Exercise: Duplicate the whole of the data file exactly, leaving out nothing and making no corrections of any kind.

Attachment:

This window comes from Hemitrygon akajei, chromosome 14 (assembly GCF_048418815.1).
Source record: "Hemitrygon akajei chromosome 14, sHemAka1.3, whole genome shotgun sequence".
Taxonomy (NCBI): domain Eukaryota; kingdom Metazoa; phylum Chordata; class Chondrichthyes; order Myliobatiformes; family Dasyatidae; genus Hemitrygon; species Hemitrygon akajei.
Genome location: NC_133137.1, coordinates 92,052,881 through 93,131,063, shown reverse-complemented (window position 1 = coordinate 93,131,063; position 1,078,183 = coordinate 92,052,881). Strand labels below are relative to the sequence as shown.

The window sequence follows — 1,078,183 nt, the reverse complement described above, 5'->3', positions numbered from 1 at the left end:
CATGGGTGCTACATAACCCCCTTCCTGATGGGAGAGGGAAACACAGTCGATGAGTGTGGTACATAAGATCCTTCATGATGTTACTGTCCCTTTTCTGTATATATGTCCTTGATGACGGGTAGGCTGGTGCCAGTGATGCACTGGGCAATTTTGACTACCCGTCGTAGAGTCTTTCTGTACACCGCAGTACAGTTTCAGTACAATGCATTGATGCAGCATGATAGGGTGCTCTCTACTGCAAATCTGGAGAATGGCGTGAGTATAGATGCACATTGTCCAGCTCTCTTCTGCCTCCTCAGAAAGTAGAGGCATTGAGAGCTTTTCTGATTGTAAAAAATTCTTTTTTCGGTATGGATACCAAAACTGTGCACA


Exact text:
This window comes from Hemitrygon akajei, chromosome 14 (assembly GCF_048418815.1).
Source record: "Hemitrygon akajei chromosome 14, sHemAka1.3, whole genome shotgun sequence".
Taxonomy (NCBI): domain Eukaryota; kingdom Metazoa; phylum Chordata; class Chondrichthyes; order Myliobatiformes; family Dasyatidae; genus Hemitrygon; species Hemitrygon akajei.
Genome location: NC_133137.1, coordinates 92,052,881 through 93,131,063, shown reverse-complemented (window position 1 = coordinate 93,131,063; position 1,078,183 = coordinate 92,052,881). Strand labels below are relative to the sequence as shown.

The window sequence follows — 1,078,183 nt, the reverse complement described above, 5'->3', positions numbered from 1 at the left end:
CATGGGTGCTACATAACCCCCTTCCTGATGGGAGAGGGAAACACAGTCGATGAGTGTGGTACATAAGATCCTTCATGATGTTACTGTCCCTTTTCTGTATATATGTCCTTGATGACGGGTAGGCTGGTGCCAGTGATGCACTGGGCAATTTTGACTACCCGTCGTAGAGTCTTTCTGTACACCGCAGTACAGTTTCAGTACAATGCATTGATGCAGCATGATAGGGTGCTCTCTACTGCAAATCTGGAGAATGGCGTGAGTATAGATGCACATTGTCCAGCTCTCTTCTGCCTCCTCAGAAAGTAGAGGCATTGAGAGCTTTTCTGATTGTAAAAAATTCTTTTTTCGGTATGGATACCAAAACTGTGCACA